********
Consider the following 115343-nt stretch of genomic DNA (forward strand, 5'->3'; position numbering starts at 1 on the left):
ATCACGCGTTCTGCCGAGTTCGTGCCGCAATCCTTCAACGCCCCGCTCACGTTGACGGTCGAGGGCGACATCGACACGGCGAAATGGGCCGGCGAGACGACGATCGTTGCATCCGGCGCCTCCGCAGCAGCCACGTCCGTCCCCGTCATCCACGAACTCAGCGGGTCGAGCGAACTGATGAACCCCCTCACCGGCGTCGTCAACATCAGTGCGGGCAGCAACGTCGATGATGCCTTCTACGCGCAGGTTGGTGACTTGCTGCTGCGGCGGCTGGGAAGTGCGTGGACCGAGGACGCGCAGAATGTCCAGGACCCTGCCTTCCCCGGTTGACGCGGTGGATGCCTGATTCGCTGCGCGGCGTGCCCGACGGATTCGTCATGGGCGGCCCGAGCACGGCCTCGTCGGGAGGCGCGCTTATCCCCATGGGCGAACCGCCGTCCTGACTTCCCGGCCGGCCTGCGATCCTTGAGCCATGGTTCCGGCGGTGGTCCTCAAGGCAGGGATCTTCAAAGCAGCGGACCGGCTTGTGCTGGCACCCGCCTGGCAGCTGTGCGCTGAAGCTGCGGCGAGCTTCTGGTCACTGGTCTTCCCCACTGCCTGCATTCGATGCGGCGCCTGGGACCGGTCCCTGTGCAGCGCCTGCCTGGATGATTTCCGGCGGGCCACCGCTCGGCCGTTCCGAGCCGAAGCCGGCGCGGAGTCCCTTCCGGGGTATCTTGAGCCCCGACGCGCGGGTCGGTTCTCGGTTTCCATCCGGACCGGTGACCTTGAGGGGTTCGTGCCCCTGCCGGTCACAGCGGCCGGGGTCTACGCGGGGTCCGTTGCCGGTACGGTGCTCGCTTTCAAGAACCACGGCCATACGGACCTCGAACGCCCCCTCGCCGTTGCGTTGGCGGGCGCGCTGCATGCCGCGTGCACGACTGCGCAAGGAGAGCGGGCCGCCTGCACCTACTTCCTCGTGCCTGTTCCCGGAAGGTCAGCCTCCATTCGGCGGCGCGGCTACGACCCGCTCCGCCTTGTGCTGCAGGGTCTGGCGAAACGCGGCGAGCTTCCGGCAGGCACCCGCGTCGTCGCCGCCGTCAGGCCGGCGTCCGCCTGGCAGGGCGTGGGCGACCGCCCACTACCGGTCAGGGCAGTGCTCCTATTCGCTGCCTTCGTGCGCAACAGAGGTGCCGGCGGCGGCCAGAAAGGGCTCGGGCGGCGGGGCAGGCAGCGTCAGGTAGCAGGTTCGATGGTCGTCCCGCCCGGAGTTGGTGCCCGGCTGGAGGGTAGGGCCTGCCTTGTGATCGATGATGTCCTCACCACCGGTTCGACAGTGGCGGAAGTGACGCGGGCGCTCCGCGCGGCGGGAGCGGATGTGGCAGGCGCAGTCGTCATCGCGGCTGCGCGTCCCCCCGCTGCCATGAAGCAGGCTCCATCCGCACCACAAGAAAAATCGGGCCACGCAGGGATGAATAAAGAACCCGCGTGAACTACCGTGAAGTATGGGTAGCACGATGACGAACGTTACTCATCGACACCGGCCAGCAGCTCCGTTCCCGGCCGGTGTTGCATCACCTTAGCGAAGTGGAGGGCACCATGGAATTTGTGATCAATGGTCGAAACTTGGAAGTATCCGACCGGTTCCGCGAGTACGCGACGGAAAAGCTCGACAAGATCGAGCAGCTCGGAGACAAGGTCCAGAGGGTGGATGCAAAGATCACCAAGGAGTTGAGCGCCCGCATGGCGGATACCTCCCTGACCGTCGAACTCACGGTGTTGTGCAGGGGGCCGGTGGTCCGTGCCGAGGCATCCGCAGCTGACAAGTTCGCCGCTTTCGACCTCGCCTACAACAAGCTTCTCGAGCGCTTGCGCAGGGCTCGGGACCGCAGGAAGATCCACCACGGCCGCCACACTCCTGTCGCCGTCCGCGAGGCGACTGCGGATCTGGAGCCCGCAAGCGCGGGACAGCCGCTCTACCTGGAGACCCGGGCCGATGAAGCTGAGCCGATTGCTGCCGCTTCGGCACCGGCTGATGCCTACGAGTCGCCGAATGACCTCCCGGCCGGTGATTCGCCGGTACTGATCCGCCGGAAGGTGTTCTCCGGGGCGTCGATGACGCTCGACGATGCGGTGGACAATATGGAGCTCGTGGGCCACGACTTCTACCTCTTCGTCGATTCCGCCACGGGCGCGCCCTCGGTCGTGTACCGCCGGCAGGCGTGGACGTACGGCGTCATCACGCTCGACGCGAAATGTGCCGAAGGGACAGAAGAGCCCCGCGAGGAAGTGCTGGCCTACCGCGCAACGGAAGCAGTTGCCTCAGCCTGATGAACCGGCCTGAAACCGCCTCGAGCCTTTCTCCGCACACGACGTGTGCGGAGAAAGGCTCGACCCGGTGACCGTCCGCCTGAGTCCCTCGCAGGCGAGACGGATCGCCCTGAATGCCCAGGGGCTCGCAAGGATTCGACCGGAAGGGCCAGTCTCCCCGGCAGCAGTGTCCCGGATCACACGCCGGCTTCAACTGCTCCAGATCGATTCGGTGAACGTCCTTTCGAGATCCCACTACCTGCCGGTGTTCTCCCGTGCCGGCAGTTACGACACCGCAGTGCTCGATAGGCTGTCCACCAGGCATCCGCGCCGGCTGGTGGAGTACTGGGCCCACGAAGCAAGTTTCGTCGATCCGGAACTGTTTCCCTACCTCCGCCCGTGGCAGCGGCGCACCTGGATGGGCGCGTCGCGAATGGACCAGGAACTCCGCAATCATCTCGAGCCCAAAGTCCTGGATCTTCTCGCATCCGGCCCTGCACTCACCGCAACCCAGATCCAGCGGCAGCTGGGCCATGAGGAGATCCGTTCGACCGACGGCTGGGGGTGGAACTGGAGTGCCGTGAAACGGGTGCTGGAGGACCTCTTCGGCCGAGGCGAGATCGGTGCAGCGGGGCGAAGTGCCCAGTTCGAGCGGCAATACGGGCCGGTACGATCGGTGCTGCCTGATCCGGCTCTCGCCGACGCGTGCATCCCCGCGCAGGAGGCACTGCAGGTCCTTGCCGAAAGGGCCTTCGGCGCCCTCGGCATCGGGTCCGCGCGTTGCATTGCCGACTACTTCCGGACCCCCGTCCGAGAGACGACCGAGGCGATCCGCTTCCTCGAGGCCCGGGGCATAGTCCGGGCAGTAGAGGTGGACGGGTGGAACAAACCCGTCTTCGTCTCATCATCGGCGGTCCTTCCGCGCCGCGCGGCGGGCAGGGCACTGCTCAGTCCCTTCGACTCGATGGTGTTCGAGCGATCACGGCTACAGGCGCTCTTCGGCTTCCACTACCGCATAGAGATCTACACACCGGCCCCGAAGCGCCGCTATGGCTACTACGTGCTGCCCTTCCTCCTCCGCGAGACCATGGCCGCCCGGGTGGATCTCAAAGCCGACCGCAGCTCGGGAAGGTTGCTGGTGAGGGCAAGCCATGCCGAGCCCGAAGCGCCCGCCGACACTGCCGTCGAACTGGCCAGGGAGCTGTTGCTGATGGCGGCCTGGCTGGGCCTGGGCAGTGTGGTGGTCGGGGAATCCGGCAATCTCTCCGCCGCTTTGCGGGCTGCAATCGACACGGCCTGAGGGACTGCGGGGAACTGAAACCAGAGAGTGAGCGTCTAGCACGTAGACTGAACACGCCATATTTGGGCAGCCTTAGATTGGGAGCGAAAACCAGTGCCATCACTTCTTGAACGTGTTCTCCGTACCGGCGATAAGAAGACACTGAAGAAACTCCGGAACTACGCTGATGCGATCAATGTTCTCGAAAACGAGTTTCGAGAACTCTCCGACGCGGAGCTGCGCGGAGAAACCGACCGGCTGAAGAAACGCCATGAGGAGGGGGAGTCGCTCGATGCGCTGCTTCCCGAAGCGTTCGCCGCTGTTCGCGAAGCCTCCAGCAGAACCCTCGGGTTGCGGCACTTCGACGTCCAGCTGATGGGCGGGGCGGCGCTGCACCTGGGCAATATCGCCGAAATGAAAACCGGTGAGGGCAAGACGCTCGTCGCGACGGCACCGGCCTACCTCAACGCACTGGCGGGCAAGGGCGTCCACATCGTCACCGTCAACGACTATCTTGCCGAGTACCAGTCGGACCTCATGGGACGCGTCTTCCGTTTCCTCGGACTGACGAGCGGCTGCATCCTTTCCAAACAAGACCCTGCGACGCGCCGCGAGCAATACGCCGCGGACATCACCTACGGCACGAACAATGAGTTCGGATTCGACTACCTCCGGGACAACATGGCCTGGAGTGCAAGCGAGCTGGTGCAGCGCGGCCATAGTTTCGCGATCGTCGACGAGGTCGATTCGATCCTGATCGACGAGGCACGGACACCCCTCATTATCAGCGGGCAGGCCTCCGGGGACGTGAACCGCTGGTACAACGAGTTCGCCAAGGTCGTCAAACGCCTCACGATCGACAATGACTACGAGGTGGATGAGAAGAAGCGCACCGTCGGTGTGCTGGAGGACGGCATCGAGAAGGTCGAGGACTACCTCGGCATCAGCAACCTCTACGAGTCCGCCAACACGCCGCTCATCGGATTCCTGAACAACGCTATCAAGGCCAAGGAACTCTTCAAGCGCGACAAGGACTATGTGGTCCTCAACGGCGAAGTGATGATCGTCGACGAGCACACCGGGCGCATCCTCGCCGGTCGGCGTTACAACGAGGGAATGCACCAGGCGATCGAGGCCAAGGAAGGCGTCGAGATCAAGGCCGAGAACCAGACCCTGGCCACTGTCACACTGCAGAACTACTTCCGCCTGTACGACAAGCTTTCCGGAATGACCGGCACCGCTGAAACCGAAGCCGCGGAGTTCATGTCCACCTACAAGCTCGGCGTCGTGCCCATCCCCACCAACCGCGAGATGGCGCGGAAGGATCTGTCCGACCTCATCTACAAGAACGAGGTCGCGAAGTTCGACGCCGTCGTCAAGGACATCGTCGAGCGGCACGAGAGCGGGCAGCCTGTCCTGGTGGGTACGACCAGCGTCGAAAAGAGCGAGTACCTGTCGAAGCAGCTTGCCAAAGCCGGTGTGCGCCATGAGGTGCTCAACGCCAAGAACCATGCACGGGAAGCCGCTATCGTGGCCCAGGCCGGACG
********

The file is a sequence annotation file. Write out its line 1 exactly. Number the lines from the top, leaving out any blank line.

Consider the following 115343-nt stretch of genomic DNA (forward strand, 5'->3'; position numbering starts at 1 on the left):